Juan González: Clinton Has "Really Distorted" What Happened When NY Daily News Interviewed Sanders

April 15, 2016

During Thursday night’s Democratic presidential debate, Hillary Clinton questioned Bernie Sanders’ judgment and how prepared he is to be president, citing his recent interview with the New York Daily News editorial board. Clinton said Sanders had trouble "answering questions," including one about his core issue, breaking up the banks. But is that true? Daily News columnist Juan González took part in the paper’s interviews with both Sanders and Clinton.


This is a rush transcript. Copy may not be in its final form.

AMY GOODMAN: Hillary Clinton and Bernie Sanders facing off last night in Brooklyn, New York, ahead of the April 19th New York primary. Juan, you were making a report card of this debate last night for the New York Daily News, and you also attended what has become very well known, is the New York Daily News editorial board meetings questioning, separately, last weekend, Hillary Clinton and, before that, Bernie Sanders. Talk about what happened in those meetings, why this New York Daily News editorial board meeting became so significant for these candidates.

JUAN GONZÁLEZ: Well, Amy, yes, I attended both of those interviews that the editorial board held with Sanders and Clinton, as well as with Republican John Kasich. Ted Cruz and Donald Trump declined to be interviewed.

But the—what I came across—what I came back with from that was significantly different from what’s been not only reported, but what Senator Clinton said last night, because she really grossly distorted what actually happened in those meetings. I think that, as I wrote in today’s Daily News, I came away with a far different impression, that, yes, that I believe that Senator Sanders did stumble somewhat in trying to explain the process by which the banks would be closed, who are—that are "too big to fail," but I don’t think—I think, overall, he handled all of the questions that were thrown at him pretty well, and I came away impressed.

And I think that the central issue is, you miss the forest for the trees when you get into the details of Dodd-Frank. The reality is that there are a couple of different ways, under Dodd-Frank, where the government can order the banks that are "too big to fail" to divest themselves of certain of their assets. There’s certainly going to be legal challenges that occur from the banks if the government or the Federal Reserve does attempt to do so. And I think that Senator Sanders made clear that there were issues that still had to be resolved that might require legislation from Congress to actually effect a reduction of these bank assets. So, I think that the—when you’re missing the forest for the trees is that Sanders continues to emphasize that there is a major problem in our financial system with these huge banks. And he was actually supported this week by the Federal Reserve and the Federal Deposit Insurance Corporation, that issued a report that these banks are still too big to fail and don’t have a credible plan for in case one of them goes—does have to go into bankruptcy, not to create a systemic risk for the financial system. So I think that the—to characterize his remarks in those editorial board meetings as being—showing him to be unfit to be president, I think, is ridiculous.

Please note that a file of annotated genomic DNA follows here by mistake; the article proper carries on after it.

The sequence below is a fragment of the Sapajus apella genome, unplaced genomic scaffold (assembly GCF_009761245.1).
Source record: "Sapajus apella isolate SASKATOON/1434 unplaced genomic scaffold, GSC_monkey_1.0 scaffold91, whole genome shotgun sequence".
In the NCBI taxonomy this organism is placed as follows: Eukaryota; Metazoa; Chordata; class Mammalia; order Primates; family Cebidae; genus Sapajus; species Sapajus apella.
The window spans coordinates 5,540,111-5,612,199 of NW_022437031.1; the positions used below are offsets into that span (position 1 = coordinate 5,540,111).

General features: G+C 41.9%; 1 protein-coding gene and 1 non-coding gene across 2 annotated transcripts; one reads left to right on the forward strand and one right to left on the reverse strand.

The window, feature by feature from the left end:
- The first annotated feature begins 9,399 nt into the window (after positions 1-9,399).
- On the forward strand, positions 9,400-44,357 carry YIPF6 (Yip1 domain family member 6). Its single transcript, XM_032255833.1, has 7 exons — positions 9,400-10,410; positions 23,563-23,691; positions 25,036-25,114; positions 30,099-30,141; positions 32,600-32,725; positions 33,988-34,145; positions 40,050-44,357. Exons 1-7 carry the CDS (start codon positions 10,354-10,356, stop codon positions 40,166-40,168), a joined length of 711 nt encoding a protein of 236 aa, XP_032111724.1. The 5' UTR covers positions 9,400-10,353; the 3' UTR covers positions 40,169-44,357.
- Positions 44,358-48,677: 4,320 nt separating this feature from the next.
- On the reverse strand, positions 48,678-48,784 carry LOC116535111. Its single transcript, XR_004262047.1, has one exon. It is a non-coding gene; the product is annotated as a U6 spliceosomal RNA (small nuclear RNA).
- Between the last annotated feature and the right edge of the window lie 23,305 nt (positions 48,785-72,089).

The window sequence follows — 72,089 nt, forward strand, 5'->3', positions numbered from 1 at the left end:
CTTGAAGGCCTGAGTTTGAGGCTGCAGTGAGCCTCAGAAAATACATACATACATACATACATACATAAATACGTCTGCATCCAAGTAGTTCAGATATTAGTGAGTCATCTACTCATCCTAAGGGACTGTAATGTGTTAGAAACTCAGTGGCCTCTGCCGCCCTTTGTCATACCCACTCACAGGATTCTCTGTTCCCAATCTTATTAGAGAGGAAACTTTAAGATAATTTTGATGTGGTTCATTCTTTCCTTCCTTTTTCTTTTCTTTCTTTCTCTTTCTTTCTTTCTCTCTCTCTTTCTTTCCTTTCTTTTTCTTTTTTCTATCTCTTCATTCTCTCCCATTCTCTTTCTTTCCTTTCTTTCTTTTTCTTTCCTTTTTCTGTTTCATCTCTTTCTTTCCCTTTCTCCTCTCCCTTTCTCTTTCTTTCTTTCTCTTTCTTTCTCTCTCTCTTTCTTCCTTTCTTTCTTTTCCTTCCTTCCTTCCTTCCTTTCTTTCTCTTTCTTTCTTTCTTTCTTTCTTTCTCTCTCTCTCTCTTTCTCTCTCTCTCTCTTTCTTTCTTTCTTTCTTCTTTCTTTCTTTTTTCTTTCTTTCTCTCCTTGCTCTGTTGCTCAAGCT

So I think that—and, as well, with Senator Clinton, in her appearance before the editorial board, did raise the issue that it’s not just the banks, but it’s—and she said this again last night—that it’s the shadow banking world, it’s the derivatives market, that also needs to be under control. But again, the FDIC and the Federal Reserve this week said that the big banks have not only gotten bigger, but they have dramatically increased their exposure to derivatives. So it’s the banks themselves that are continuing to gamble in this shadow world of derivatives.

AMY GOODMAN: And, Juan, what was it like to be in those editorial board meetings between—first with Sanders, then with Clinton? The editorial board ultimately endorsed Hillary Clinton. You actually got to ask her a question, which we played on Wednesday and went much more deeply into, around Berta Cáceres, the assassinated Honduran indigenous leader who was killed just weeks ago.

JUAN GONZÁLEZ: Yes, and I did manage to get a question in to Bernie Sanders, as well. But, you know, I am not a member of the editorial board. I’m a senior columnist at the paper, so I get invited sort of to watch a maybe ask a question or two when the other members of the editorial board have finished asking their questions. But I do think that, generally speaking, the characterization of what happened in the Sanders interview has been—and interestingly, several members of the editorial board told me that they were surprised by the furor that developed afterwards, which was largely fueled by the Clinton campaign and their surrogates, who began to spread word through social media and others, pointing to what they believe were these huge errors of Senator Sanders.

AMY GOODMAN: And how do you think that the candidates fared last night in the debate?

JUAN GONZÁLEZ: Well, I think, generally speaking—I was asked to do a scorecard by the newspaper, and I feel, overall, that Bernie Sanders did better on the debate, although I was surprised how weak he was on responding to the issues of the banks and the financial industry and dealing with them. I think he could have been stronger there. I think that Hillary Clinton was definitely stronger on a bunch of issues, including the—obviously, the issue of guns in the country.

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